By Consumers For Quality Care, on March 19, 2021
Over the past year, Americans have checked into hospitals for coronavirus treatment 1.7 million times. Their care largely hasn’t cost them anything, as insurance companies and the federal government absorbed the costs. According to the University of Michigan health network, however, many seniors may face large bills as insurers begin to phase in out-of-network costs for COVID-19.
Factoring in co-pays, deductibles, and co-insurance, the report says many people over 65 hospitalized for the virus in 2021 may owe an average of nearly $1,000.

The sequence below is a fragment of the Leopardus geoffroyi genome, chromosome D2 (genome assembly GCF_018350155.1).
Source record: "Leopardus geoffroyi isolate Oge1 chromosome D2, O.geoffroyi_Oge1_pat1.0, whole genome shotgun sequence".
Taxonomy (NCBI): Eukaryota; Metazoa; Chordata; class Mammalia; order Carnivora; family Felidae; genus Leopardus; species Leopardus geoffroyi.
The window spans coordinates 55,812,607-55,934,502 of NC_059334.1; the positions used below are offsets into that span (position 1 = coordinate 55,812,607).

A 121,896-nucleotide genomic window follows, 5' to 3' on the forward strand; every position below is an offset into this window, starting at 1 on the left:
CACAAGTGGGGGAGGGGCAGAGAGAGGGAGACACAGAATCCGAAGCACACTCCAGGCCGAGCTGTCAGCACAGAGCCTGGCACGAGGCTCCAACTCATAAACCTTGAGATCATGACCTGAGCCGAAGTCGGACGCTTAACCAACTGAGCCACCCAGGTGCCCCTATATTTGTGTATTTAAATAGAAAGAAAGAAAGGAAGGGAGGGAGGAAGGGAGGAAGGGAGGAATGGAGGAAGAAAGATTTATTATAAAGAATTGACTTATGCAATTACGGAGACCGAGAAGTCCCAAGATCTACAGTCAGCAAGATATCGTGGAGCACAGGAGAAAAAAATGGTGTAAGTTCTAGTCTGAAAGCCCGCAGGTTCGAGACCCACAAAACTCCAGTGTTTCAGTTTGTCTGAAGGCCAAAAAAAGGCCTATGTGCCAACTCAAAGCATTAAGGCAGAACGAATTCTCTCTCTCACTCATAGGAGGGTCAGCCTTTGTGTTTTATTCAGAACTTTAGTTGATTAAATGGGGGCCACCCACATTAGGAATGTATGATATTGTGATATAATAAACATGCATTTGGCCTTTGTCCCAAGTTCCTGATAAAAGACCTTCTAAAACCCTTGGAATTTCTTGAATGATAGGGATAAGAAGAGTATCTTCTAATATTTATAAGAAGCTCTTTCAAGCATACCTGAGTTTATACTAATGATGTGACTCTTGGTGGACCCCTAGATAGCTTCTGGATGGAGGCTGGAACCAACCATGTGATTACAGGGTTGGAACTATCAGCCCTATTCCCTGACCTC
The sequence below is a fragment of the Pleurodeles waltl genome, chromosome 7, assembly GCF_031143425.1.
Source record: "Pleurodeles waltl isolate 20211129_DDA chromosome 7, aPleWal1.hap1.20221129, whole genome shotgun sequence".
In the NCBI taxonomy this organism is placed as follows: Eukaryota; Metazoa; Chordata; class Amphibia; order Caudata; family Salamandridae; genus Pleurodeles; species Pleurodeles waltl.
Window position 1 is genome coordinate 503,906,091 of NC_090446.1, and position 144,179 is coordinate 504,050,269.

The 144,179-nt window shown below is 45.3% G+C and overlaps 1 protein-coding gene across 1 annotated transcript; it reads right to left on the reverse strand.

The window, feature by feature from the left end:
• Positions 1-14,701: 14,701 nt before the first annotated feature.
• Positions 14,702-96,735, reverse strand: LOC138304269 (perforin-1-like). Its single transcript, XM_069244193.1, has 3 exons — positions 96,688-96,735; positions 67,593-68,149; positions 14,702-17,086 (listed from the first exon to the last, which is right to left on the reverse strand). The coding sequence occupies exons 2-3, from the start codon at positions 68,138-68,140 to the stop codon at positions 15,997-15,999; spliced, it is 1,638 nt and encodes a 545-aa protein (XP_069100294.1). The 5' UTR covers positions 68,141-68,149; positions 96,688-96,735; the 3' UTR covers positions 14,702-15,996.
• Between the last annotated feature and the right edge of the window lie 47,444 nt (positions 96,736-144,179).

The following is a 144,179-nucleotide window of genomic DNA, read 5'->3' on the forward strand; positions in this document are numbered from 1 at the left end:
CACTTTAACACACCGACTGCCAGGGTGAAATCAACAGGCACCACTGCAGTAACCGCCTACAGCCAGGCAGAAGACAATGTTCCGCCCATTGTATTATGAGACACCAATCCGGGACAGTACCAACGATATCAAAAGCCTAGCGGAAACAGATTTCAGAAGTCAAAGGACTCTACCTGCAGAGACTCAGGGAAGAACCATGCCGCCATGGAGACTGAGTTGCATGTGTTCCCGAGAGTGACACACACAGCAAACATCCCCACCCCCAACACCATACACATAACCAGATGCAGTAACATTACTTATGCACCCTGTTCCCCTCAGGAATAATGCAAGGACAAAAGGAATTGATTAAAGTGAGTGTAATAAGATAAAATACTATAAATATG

That estimate is based on an analysis of out-of-pocket costs for influenza-related hospitalizations for those with Medicare Advantage plans. While nearly 40% of Americans over age 65 have insurance under Medicare Advantage, expenses for those with fully private coverage could be even higher.
Most insurers offering Medicare Advantage plans currently cover coronavirus treatment costs fully, but one insurer quietly started to allow cost-sharing in February, raising concerns that a trend may be starting.
In 2018, 40% of Americans lacked enough savings to pay for a $400 emergency. Amid a pandemic, this change in coverage would only put more economic pressure on lower-income Americans.